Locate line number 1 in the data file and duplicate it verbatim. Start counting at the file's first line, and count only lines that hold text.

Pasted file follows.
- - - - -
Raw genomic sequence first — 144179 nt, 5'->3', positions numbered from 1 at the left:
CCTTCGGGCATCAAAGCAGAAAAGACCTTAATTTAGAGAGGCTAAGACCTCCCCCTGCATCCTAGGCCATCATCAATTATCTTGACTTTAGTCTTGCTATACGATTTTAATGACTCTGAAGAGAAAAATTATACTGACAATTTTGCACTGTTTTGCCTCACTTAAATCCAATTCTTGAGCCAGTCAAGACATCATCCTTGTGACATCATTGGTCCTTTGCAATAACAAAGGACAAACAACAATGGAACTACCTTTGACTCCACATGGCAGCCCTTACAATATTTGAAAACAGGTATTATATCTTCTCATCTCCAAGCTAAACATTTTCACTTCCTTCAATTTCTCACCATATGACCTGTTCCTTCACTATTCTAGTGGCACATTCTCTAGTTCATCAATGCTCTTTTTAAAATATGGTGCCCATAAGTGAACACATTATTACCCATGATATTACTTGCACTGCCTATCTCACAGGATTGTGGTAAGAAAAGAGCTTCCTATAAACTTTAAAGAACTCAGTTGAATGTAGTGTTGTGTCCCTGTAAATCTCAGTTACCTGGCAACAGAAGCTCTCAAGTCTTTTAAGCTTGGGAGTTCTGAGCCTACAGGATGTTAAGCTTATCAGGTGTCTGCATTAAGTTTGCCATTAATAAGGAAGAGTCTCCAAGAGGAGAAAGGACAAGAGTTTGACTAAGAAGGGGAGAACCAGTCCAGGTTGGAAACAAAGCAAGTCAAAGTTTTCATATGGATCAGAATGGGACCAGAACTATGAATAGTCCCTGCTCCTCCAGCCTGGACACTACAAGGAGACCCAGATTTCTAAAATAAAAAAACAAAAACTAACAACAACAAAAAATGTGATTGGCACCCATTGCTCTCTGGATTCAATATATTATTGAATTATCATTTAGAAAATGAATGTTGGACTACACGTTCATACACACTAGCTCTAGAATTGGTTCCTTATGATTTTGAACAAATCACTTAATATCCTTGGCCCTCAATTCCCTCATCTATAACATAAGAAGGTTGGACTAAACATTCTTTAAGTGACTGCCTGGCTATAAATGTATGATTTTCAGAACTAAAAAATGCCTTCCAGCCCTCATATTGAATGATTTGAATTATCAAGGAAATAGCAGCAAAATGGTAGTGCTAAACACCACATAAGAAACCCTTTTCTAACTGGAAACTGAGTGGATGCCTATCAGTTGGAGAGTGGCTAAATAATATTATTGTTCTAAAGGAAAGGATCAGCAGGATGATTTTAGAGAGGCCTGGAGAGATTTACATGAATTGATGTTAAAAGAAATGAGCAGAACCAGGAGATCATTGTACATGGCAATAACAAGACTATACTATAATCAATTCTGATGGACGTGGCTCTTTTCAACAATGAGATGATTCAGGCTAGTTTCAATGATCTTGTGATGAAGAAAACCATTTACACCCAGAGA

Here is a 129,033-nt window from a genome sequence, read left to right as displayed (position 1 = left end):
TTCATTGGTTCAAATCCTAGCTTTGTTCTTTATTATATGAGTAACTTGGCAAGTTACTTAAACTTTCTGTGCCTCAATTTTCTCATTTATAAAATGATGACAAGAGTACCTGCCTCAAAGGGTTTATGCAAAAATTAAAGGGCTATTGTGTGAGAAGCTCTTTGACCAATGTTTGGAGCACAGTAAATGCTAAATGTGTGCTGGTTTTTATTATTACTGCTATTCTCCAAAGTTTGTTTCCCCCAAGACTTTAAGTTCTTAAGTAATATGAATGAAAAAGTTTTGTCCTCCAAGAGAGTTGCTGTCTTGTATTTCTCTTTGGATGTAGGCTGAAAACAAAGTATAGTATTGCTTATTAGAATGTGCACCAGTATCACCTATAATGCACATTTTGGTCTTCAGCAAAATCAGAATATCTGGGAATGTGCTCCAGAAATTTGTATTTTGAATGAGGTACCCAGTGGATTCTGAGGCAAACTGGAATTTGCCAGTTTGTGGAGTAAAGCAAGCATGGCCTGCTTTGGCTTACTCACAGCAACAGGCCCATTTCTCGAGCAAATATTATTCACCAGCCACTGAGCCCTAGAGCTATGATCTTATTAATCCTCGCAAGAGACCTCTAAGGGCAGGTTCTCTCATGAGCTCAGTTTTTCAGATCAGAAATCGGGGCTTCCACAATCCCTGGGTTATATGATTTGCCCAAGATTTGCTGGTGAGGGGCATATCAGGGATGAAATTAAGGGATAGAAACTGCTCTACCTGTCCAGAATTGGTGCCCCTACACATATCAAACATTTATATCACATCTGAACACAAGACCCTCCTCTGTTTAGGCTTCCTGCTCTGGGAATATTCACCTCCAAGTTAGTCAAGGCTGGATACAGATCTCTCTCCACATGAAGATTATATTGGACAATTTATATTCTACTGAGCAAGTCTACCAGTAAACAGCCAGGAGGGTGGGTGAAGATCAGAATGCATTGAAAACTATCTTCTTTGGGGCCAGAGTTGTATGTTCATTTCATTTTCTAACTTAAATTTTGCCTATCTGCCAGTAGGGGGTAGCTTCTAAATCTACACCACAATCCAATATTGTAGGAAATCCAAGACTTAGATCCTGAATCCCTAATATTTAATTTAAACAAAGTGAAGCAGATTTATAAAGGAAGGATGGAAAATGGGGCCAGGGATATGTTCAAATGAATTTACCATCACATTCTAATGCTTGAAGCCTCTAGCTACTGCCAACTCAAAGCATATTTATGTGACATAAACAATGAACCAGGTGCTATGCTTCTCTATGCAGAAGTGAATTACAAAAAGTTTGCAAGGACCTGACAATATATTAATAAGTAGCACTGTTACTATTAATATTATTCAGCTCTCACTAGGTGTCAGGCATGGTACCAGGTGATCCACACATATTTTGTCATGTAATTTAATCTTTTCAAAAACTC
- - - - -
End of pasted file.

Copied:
Raw genomic sequence first — 144179 nt, 5'->3', positions numbered from 1 at the left: